Other labor protests have since been reported. Among them was a “brief protest” on June 6th in Shenzhen at a factory owned by Merry Electronics, a Taiwan company described as an “audio electronics-maker.” “China: Strike Force,” The same report mentioned “clashes between police and workers at KOK International, another Taiwan-owned factory,” a few days later. Later in June, workers at a plant in Tianjin operated by Toyota walked off the job for two days, which the factory management said had been resolved “in principle” when the it agreed to “review the pay structure” at the factory. “Toyota affiliate hit by strike in China.”
Largely absent from these protests was any support for the striking workers from the ACFTU, which is not surprising in view of the union’s standard passivity. In Foshan, ACFTU representatives clashed physically with striking workers. One employee was reported to have said of the union representatives, “they’re mafia,” and others said that although they paid union dues they received nothing from the union, “least of all help negotiating with managers.” “Strike Breakers,” In Zhongshan, the local branch of the ACFTU was reported as involved in trying to reach a solution, but the workers were reported as representing themselves without the union, which some characterized as “useless” and a “traitor” – a term with particular resonance in modern Chinese politics. “Toyota affiliate hit by strike in China” cited above.
Do the recent strikes signal the possibility of an independent labor movement arising in China, one that might more vigorously assert workers’ complaints about working conditions and waves? At the Honda plant in Zhongshan, workers organized a factory council that a New York Times article characterized as a “sophisticated, democratic organization” and demanded the right to form a trade union separate from the ACFTU. Symbolically, when the article was first published, the headline announced “An Independent Labor Movement Stirs in China” but the later online version dropped the adjective “independent.”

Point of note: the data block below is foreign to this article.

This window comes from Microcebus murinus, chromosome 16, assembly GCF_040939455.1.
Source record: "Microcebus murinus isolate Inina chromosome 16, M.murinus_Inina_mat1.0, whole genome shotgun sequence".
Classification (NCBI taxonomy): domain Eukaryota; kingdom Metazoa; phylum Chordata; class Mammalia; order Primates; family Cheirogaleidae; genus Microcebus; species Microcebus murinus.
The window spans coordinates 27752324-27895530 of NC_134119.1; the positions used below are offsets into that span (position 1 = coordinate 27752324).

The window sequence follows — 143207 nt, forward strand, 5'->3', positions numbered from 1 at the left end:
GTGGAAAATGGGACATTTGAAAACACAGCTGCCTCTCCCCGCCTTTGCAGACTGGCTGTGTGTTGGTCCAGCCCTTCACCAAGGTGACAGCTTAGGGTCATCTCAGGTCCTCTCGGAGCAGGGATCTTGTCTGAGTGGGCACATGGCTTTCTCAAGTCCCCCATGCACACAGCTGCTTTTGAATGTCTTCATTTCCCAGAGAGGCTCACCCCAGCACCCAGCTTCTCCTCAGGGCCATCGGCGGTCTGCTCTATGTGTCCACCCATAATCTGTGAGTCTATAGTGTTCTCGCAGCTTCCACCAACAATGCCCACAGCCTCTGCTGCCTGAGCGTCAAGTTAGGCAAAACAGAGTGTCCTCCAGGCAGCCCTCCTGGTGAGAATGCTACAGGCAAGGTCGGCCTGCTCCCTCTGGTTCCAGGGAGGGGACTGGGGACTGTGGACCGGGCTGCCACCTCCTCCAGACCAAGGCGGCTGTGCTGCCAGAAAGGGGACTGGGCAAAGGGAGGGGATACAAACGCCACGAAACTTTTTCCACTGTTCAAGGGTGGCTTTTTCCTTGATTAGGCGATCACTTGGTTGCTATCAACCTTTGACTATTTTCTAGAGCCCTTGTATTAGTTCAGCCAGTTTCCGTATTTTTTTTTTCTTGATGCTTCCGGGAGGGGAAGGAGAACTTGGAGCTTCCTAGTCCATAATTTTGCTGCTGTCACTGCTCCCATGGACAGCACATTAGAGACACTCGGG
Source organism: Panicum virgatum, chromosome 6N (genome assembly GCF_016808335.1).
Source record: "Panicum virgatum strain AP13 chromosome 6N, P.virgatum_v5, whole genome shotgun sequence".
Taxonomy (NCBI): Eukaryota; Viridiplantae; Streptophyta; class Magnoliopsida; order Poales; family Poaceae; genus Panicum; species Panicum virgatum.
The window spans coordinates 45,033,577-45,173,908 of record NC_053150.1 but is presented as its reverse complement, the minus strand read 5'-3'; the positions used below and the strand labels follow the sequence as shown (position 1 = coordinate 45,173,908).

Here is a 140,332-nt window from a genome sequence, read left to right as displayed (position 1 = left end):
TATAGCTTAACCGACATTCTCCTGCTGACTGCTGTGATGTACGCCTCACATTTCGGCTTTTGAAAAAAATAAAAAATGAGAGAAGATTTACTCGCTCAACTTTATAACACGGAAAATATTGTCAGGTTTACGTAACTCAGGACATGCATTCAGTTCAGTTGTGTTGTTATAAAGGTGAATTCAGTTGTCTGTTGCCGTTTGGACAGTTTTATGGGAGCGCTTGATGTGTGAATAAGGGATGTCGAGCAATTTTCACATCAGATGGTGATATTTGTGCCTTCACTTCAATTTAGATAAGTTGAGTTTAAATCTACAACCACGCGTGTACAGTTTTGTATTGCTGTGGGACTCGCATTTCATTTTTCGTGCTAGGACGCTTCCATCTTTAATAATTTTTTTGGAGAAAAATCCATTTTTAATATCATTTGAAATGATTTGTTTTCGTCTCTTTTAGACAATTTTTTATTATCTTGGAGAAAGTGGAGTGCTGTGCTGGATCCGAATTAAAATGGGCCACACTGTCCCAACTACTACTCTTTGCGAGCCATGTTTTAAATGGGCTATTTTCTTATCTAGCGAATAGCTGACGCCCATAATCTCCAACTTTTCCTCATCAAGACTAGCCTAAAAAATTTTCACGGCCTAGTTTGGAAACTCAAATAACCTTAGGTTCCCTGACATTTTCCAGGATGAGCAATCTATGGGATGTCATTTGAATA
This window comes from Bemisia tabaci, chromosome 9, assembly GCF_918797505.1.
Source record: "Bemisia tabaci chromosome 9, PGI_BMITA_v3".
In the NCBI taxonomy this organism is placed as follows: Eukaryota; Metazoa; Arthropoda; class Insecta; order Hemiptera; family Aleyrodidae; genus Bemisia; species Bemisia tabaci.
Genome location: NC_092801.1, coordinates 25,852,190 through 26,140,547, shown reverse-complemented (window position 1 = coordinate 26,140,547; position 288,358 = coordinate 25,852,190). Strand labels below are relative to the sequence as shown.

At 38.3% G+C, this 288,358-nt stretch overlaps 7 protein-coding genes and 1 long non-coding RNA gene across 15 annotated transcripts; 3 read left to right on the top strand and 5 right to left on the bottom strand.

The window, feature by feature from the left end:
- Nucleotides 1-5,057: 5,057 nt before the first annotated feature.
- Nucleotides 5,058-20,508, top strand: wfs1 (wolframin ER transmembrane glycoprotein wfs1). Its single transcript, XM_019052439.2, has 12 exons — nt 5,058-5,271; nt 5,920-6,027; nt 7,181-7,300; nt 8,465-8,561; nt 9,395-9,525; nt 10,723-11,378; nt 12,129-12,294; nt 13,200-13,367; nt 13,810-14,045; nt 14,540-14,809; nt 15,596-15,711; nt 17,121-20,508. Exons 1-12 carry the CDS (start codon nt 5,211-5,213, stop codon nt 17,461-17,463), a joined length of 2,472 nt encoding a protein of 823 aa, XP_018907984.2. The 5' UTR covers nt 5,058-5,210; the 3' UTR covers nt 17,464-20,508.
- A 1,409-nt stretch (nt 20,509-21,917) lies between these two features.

It does seem premature to consider the recent strikes as foretelling the rise of a new labor movement, even if vigorous rights-conscious workers armed with the ability to use text messaging and online videos could swell the audience for messages urging activism. “In China, Labor Movement Enabled by Technology” The government has not been passive. It has enacted legislation intended to protect workers, dramatizing the strengthening of workers’ rights - at least on paper - by producing a Labor Contract Law in 2008. It also expanded a three-step system of mediation, arbitration and litigation of labor disputes. Ronald C. Brown, Understanding Labor and Employment Law in China (Cambridge, 2010) 168-183. In 2008, the number of labor cases in arbitration rose to 700,000 and the number of labor cases in the courts rose to 280,000, both enormous rises over previous years. “As China Aids Labor, Unrest is Still Rising”
Might the ACTFU be energized to be more protective of workers, as it was when it succeeded in organizing unions at Walmart stores in 2006? Can the widespread lack of worker enthusiasm for the ACFTU be overcome? Will the expansion of legislation to protect workers’ rights provoke even more forceful assertion of those rights? Might union organizing be impeded by local governments that want their profits from FIEs to remain undisturbed? Will the government restrain forceful resistance to worker activism for fear of alienating large segments of Chinese society? These and other issues challenge the Party-state, and will be discussed in a future blog post.